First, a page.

Podcast Summary:

“Anyway, I’ll Drink to That” is a Boozn Sam’s production, exploring the fun, quirky, and fascinating tales of drinks that define culture, history and the world. Every drink has a story to tell, and I’m going to tell it…as true as I can. Hosted by Sam, from Boozn Sam’s. Saddle up with a good cocktail and give me a few minutes of your time for a mystery surrounding a drink that changed the world.

Episode 22 Notes:

Determined to be an example of good, Maggie led with care, kindness, and creativity. It were these things that turned her into a Queen in her community, even if the rest of the country thought otherwise.  This is the true story of a woman who, at a time when women were not allowed to act as she did, stood up for human rights and leaned into the community she desperately wanted to support.

*This is the entire podcast episode in written form. Do not read if you want the audio version to be spoiled.

Flem didn’t want to make the call but he had no choice. The paper sat unfolded on his desk, the ink still smelling fresh and the paper crisp. He read the headline again, sighed, and picked up the phone. 

The conversation was brief. Matter of fact. The man on the other side of the line knew it was coming. He expected it, after what had happened. Everyone had. 15 minutes. That’s all the time it took to change the world forever.

In this same county, on that exact same day in May, eleven year old Maggie was dealing with struggles of her own. They were not unrelated, as this Kentucky county had always been known for its ability to spin a yarn and carried on a strong oral tradition. 

Perhaps it was due to the Native American heritage, which ran deep and old through this area. Or, perhaps because the year was 1931, that’s just the way things worked. This was working class America, coal mining country. This was a time when coal powered much of America. 

And, in the booming industrial growth of America at the time, a resource like this was rife for exploration. So, too, were the people that risked limb and life going beneath the ground, sickening themselves by inhaling coal dust, and dying in horrible conditions.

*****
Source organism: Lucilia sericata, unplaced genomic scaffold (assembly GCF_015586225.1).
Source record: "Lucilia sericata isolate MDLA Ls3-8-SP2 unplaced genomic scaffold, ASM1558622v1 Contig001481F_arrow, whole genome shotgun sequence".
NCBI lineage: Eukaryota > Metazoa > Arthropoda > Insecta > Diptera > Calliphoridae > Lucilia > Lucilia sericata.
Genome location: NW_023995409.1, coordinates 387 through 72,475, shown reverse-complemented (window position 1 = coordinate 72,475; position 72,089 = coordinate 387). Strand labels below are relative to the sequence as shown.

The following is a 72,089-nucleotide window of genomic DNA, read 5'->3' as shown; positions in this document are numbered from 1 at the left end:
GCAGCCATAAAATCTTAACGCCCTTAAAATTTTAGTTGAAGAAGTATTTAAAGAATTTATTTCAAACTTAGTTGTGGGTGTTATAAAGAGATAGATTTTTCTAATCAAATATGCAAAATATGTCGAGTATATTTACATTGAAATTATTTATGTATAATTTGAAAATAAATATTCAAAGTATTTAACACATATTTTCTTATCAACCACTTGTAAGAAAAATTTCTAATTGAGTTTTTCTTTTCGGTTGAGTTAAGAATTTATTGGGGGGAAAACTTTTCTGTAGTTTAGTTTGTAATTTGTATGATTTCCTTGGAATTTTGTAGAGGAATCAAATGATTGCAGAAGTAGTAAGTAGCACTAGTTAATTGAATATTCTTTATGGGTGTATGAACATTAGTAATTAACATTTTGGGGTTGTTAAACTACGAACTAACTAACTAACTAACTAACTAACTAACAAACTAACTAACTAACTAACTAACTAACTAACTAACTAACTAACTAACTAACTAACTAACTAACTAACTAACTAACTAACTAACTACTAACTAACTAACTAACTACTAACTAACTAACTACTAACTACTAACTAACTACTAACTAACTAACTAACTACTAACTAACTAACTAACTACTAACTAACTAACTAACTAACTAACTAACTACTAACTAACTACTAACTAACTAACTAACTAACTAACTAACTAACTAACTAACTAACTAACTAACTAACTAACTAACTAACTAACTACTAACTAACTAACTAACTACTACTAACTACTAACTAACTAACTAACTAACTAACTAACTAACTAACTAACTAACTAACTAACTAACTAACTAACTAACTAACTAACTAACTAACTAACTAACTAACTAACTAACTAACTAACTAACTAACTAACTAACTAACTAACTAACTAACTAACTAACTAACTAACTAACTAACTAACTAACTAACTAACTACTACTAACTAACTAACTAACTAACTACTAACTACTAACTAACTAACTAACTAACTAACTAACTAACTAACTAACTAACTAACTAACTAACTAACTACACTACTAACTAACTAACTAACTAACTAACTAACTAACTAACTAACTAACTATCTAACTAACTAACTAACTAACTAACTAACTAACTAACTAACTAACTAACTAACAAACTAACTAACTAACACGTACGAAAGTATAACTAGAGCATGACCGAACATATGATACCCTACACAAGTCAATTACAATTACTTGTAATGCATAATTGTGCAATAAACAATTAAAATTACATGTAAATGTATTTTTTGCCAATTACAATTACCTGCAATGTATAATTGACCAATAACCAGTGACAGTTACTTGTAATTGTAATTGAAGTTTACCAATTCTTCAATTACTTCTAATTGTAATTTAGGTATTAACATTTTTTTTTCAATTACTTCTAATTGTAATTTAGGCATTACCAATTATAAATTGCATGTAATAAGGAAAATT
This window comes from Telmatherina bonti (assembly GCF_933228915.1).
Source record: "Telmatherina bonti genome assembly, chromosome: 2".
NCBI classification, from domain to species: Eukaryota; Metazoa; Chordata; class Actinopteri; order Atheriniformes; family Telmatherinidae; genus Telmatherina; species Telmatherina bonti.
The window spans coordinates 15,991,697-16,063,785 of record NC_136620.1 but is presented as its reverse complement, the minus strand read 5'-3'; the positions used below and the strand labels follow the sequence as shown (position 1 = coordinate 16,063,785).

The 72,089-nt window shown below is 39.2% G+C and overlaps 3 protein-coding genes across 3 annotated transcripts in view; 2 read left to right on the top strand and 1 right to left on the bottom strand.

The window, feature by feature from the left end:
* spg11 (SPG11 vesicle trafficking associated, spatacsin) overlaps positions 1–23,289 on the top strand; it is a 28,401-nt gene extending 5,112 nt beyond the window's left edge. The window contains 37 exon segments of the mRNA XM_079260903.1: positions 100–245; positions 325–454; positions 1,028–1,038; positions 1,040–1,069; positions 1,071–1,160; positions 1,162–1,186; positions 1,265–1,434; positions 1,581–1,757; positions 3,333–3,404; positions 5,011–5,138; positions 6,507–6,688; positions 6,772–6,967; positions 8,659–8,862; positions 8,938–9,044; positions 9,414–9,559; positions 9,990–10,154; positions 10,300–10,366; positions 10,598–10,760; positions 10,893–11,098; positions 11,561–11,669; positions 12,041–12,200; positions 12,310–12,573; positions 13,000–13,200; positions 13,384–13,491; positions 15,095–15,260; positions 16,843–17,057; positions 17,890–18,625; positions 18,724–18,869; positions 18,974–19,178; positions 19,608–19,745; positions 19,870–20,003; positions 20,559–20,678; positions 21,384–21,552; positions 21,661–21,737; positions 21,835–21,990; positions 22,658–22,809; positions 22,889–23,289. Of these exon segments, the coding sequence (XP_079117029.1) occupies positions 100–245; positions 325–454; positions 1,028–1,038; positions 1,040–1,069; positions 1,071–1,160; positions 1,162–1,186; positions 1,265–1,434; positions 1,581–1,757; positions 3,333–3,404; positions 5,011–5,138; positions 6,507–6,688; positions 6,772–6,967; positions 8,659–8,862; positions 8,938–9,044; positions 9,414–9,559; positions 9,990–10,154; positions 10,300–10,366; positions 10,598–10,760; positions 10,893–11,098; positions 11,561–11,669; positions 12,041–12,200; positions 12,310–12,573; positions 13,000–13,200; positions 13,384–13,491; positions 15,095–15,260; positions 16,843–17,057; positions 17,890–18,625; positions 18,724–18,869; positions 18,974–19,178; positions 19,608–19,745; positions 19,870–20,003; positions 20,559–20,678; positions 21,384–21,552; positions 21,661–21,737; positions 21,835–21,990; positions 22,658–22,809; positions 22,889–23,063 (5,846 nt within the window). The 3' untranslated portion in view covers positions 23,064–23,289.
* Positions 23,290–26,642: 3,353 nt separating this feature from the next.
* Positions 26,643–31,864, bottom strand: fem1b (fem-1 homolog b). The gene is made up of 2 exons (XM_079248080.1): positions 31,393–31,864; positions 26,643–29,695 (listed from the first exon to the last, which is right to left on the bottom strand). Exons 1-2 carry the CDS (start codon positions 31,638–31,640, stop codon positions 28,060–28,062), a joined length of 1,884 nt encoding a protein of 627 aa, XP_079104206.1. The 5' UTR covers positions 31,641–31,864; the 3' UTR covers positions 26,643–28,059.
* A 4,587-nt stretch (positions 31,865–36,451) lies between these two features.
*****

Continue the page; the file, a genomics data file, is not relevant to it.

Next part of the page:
As a thank you, coal firms slashed miner wages by 10%. Coal unions responded in kind by going on strike. They were summarily fired. Evicted. Sent into the county as refugees to the few coal towns, three of them that were still operating outside the jurisdictions of coal firms and associations, at this time. 

And when things got worse, the United Mine Workers of America, which had originally organized and supported the strikes, decided further support would be too expensive. They pulled an Irish goodbye, after having started the whole damn thing. Poverty and violence exploded. The Red Cross considered supporting the displaced workers and their families too. But, they didn’t. This was an industrial issue, not a humanitarian one, despite the rampant poverty and how many humans it affected. In truth, I’m guessing they didn’t want to upset powerful corporations. 

So, what else were these people supposed to do?  

It was this background that caused the rising up of a hardworking, industrial people in a famous part of Kentucky that resulted in that call, by Flem, months later, after 1,000 rounds of ammunition were punched through the barrels of rifles and pistols at 3 supply cars and 3 hated anti-union deputies.